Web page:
Having the best YouTube camera won't automatically give you thousands of subscribers – but it will make creating your content so much easier. Having the right kit to hand is incredibly important for both building your channel and your following.
However, buying the best YouTube camera isn't as simple as just buying the most expensive, advanced camera around. Instead, you want to invest in a body that makes it as easy as possible to shoot high quality footage – and then transfer it from your device and into your editing program and YouTube Studio. After all, the best content in the world is of no use to you if it's a massive headache to produce. One of the best examples of a YouTube camera that's simple to use is the Canon PowerShot G7 X Mark III, which can livestream directly to YouTube. This means that you don't even need the middle-man of a computer to get your content out to your subscribers.
Deciding on what the best YouTube camera is for you also comes down to what kind of content you're producing. If you're shooting in a home studio, you'll need a different camera than if you're doing an adventure vlog in the mountains. Cameras come in many different shapes and sizes, from compact, waterproof cameras such as the DJI Osmo Action, to action cams such as the GoPro Hero9 Black, to camera phones with fantastic optical zoom such as the Huawei P30 Pro, to mirrorless cameras with flip-out screens that are perfect for everyday vlogging, such as the Canon EOS M6 Mark II.
We haven't included the best cinema cameras or the best cameras for filmmaking in this guide, as these are high-end pieces of kit that most YouTubers won't need. However, YouTube supports HDR content, so if your cinematography is really important to you, why not consider investing in a premium film camera such as the Blackmagic Pocket Cinema Camera 6K.
Ultimately, whatever you choose as the best YouTube camera for you will come down to your budget and your needs. If you're a vlogger that's always on the go, many camera phones offer great video quality. You can supplement any of the handsets in this guide with a Shure MV88+ mic, which will instantly upgrade your audio. As long as you've got decent lighting, smartphones can prove to be powerful cameras in their own right.
However, if video quality or rugged exteriors are more important to you, then definitely check out all of the 'proper' cameras we've got in our guide as well. Just remember that while image quality is important, audio quality is arguably even more important. Your followers will definitely thank you for investing in the best microphone for vlogging.
One of the biggest bugbears vloggers and video makers have with Canon is the crop factor when shooting 4K on many of its cameras, but the G7 X Mark III bucks the trend – thank goodness. This high-end compact packs a similar body and an identical lens to the G7 X Mark II, but includes a new sensor and no 4K crop.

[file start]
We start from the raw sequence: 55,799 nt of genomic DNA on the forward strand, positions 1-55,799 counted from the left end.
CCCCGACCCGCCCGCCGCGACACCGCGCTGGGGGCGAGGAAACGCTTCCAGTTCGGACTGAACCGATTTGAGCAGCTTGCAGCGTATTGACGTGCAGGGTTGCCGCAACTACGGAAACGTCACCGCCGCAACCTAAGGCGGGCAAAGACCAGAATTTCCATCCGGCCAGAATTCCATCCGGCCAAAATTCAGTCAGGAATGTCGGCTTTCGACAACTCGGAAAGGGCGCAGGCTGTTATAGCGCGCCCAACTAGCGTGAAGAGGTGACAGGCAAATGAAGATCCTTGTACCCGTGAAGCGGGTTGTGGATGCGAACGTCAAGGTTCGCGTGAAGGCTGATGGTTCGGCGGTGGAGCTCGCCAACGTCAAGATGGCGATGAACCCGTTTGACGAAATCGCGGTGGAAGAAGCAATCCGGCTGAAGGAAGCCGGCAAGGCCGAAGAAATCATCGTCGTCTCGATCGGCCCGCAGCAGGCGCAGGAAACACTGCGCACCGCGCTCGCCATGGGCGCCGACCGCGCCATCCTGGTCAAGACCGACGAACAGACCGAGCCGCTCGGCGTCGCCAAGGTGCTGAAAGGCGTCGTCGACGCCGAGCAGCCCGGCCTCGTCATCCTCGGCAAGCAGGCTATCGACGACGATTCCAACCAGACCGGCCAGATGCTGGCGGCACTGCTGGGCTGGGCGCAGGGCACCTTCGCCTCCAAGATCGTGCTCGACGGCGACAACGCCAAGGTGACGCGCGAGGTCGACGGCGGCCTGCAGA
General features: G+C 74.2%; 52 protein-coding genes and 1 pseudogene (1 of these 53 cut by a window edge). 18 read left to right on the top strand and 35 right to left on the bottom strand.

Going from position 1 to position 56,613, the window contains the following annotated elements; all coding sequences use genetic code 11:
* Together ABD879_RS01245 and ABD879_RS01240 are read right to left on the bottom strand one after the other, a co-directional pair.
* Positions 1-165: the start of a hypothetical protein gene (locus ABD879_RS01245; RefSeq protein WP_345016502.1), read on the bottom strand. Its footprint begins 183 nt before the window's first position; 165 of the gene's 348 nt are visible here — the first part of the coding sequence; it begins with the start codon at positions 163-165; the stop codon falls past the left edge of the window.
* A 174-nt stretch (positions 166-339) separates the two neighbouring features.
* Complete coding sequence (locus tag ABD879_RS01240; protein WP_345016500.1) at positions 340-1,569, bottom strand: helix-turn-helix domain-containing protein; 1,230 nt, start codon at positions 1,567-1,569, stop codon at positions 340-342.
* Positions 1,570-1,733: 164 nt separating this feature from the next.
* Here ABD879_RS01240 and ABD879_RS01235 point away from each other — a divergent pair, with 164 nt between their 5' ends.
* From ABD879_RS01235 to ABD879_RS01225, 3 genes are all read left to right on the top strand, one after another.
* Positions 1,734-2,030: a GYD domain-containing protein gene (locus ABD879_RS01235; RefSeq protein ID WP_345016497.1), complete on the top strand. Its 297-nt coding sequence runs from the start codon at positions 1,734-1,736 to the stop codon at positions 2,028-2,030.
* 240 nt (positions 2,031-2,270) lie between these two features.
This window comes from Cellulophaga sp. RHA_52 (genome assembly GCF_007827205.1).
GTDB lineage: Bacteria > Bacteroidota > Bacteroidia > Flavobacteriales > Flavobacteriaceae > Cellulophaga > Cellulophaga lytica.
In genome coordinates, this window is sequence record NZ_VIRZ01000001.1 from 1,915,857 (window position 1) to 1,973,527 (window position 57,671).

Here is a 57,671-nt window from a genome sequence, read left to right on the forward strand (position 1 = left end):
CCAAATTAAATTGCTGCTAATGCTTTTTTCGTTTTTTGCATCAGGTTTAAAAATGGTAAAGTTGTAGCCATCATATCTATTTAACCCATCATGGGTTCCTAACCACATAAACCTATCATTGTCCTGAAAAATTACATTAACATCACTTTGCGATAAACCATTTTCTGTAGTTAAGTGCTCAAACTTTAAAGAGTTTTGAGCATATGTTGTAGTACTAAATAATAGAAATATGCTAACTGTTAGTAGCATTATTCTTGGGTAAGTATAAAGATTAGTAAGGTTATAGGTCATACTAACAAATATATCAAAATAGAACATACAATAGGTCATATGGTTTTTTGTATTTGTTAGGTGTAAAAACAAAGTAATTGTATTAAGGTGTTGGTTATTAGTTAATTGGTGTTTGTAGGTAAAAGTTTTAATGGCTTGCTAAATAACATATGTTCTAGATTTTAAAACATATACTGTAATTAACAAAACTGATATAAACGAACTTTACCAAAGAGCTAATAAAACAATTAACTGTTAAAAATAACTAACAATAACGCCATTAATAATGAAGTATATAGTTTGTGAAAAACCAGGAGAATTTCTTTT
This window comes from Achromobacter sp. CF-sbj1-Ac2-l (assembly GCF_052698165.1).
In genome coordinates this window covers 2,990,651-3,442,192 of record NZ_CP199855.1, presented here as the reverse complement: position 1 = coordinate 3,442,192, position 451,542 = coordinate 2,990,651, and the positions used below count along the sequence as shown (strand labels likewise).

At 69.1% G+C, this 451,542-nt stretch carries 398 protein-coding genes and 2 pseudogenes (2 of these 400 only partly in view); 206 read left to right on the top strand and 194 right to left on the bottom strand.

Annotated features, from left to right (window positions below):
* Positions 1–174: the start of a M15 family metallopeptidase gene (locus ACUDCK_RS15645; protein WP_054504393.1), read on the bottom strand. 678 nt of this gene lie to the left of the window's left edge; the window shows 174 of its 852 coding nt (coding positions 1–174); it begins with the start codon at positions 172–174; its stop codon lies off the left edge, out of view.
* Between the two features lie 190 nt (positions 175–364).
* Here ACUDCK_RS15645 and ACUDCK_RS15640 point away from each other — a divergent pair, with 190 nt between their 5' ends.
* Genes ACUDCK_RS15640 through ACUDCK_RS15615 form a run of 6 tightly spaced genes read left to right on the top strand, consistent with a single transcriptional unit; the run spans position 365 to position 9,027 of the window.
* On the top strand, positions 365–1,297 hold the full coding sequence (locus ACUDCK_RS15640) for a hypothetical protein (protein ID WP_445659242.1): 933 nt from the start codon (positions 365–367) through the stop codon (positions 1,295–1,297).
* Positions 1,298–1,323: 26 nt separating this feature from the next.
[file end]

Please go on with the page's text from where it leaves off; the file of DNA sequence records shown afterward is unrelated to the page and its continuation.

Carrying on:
It was also the first camera of its kind with a microphone input – vital if you want clean audio, not to mention the ability to livestream straight to YouTube. This means that even if you’ve got an expensive cinema camera, if you also have a G7 X Mark III you can create a fuss-free live setup without any expensive capture cards and a PC.
With its flip-out screen, the G7 X III also gives vloggers a clear view of themselves when they shoot, and thanks to its 20.1MP 1-inch stacked CMOS sensor and Digic 8 processor it’s also able to capture great stills, so your custom thumbnails can pop nicely.
The Sony RX100 Mark VII looks virtually identical to its predecessor (the RX100 Mark VI, which is still on the market). But with the newer version you get a microphone input, not to mention a faster sensor packing Sony’s latest autofocus, complete with newly added eye-tracking.
With its articulating screen that faces forward and down, it’s excellent for vlogging, and with a nice, wide 24mm lens that goes all the way out to 200mm it delivers more versatility than the competition too.
A key differentiator for any YouTuber between the RX100 Mark VII and most of its competition is the maximum 4K capture time. While by default it captures a maximum of five minutes of 4K footage, jump into the settings and set the 'Auto Power OFF Temp' option to high and it can record for much longer – in excess of one hour.
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Fuss-free YouTubing never looked so steady, or fitted so easily in pockets and hands. The DJI Osmo Pocket is effectively an all-in-one gimbal/camera combo capable of capturing up to 4K footage and 12MP photos with silky-smooth stabilization, despite being absolutely tiny.
It records onto microSD cards and has a small screen, so YouTubers and vloggers can frame their footage perfectly. If you need a bigger viewfinder it also connects to DJI’s app for iOS and Android, delivering even more granular control with the wireless adaptor, sold separately.
Out of the box there are undeniable limitations, which is unsurprising given the Pocket’s size. There’s no external mic input, the lens isn’t ‘action camera wide’, and there aren’t any mounting options for timelapse video, which the Pocket is capable of shooting.
Having said that, DJI has thought things through, and additional accessories open you up to a world of better audio, and even waterproofing if you're prepared to kit your Osmo Pocket out.
The original action camera brand, GoPro is still a YouTuber favorite, with a world-class flagship product that delivers excellent image quality and stabilization for die-hard action fans and globetrotters. It may be more expensive than the DJI Osmo Action, but the GoPro Hero9 Black now has a 1.4-inch front-facing screen for easy framing of selfies and videos, and there’s a wider range of third-party accessories.
It’s also got some really neat features, the most useful being HyperSmooth 3.0, an image stabilization system that works so well. The result is super-smooth handheld shots. It’s also really hard to resist the option to capture in 5K video, even though it’s ‘only’ in 30 frames per second (it also fills-up SD cards pretty quick!). There’s more in store from the GoPro Hero9 Black in the shape of the brand’s Max Lens Mod, which makes use of the camera’s removable lens cover by bringing an ultra wide 155º field of view that will be useful for group-vloging, yoga classes, and education. Max Lens Mod will also bring a 360º modes pioneered by the GoPro Max; 360º horizon lock, which means you can rotate through 360º. GoPro now has a suite of modular accessories; the Media Mod wraps around the Hero9 Black and enables Light Mod and Display Mod (if you need an even bigger front-facing screen) to be attached.